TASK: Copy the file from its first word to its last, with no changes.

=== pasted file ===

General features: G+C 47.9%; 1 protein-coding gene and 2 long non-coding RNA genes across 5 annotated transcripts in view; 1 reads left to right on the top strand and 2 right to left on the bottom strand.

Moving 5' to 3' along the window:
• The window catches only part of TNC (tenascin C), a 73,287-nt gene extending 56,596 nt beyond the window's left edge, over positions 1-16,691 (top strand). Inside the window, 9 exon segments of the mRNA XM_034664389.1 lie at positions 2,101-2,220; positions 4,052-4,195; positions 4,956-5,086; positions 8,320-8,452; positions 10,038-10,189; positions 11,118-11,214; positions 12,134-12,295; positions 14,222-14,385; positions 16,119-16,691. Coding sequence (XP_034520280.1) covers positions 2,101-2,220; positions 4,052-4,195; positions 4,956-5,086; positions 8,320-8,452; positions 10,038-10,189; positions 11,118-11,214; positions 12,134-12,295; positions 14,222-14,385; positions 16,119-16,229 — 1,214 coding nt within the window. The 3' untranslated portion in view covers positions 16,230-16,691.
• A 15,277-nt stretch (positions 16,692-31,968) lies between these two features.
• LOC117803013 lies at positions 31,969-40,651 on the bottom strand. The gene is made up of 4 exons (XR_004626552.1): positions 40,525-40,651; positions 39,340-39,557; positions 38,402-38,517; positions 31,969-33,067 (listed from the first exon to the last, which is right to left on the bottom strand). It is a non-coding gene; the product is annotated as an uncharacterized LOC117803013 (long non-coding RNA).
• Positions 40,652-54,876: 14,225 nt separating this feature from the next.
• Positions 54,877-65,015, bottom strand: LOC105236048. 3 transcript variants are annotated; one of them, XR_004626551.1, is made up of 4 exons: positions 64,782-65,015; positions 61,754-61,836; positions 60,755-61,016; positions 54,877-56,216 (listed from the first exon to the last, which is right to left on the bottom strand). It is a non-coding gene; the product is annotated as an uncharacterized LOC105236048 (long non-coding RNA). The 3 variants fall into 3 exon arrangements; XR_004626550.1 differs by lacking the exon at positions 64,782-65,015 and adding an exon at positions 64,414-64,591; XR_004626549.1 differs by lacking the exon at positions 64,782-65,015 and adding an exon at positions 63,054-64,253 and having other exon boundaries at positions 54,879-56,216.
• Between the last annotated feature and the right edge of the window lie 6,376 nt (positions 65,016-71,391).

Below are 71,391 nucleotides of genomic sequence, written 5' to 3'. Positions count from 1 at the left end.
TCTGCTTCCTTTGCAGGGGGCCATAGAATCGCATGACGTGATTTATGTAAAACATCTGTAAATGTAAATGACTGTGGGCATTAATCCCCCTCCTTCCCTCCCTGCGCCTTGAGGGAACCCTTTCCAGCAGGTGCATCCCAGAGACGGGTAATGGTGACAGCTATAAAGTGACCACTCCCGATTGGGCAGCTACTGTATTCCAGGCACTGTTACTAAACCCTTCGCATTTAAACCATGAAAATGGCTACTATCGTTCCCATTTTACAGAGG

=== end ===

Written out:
General features: G+C 47.9%; 1 protein-coding gene and 2 long non-coding RNA genes across 5 annotated transcripts in view; 1 reads left to right on the top strand and 2 right to left on the bottom strand.

Moving 5' to 3' along the window:
• The window catches only part of TNC (tenascin C), a 73,287-nt gene extending 56,596 nt beyond the window's left edge, over positions 1-16,691 (top strand). Inside the window, 9 exon segments of the mRNA XM_034664389.1 lie at positions 2,101-2,220; positions 4,052-4,195; positions 4,956-5,086; positions 8,320-8,452; positions 10,038-10,189; positions 11,118-11,214; positions 12,134-12,295; positions 14,222-14,385; positions 16,119-16,691. Coding sequence (XP_034520280.1) covers positions 2,101-2,220; positions 4,052-4,195; positions 4,956-5,086; positions 8,320-8,452; positions 10,038-10,189; positions 11,118-11,214; positions 12,134-12,295; positions 14,222-14,385; positions 16,119-16,229 — 1,214 coding nt within the window. The 3' untranslated portion in view covers positions 16,230-16,691.
• A 15,277-nt stretch (positions 16,692-31,968) lies between these two features.
• LOC117803013 lies at positions 31,969-40,651 on the bottom strand. The gene is made up of 4 exons (XR_004626552.1): positions 40,525-40,651; positions 39,340-39,557; positions 38,402-38,517; positions 31,969-33,067 (listed from the first exon to the last, which is right to left on the bottom strand). It is a non-coding gene; the product is annotated as an uncharacterized LOC117803013 (long non-coding RNA).
• Positions 40,652-54,876: 14,225 nt separating this feature from the next.
• Positions 54,877-65,015, bottom strand: LOC105236048. 3 transcript variants are annotated; one of them, XR_004626551.1, is made up of 4 exons: positions 64,782-65,015; positions 61,754-61,836; positions 60,755-61,016; positions 54,877-56,216 (listed from the first exon to the last, which is right to left on the bottom strand). It is a non-coding gene; the product is annotated as an uncharacterized LOC105236048 (long non-coding RNA). The 3 variants fall into 3 exon arrangements; XR_004626550.1 differs by lacking the exon at positions 64,782-65,015 and adding an exon at positions 64,414-64,591; XR_004626549.1 differs by lacking the exon at positions 64,782-65,015 and adding an exon at positions 63,054-64,253 and having other exon boundaries at positions 54,879-56,216.
• Between the last annotated feature and the right edge of the window lie 6,376 nt (positions 65,016-71,391).

Below are 71,391 nucleotides of genomic sequence, written 5' to 3'. Positions count from 1 at the left end.
TCTGCTTCCTTTGCAGGGGGCCATAGAATCGCATGACGTGATTTATGTAAAACATCTGTAAATGTAAATGACTGTGGGCATTAATCCCCCTCCTTCCCTCCCTGCGCCTTGAGGGAACCCTTTCCAGCAGGTGCATCCCAGAGACGGGTAATGGTGACAGCTATAAAGTGACCACTCCCGATTGGGCAGCTACTGTATTCCAGGCACTGTTACTAAACCCTTCGCATTTAAACCATGAAAATGGCTACTATCGTTCCCATTTTACAGAGG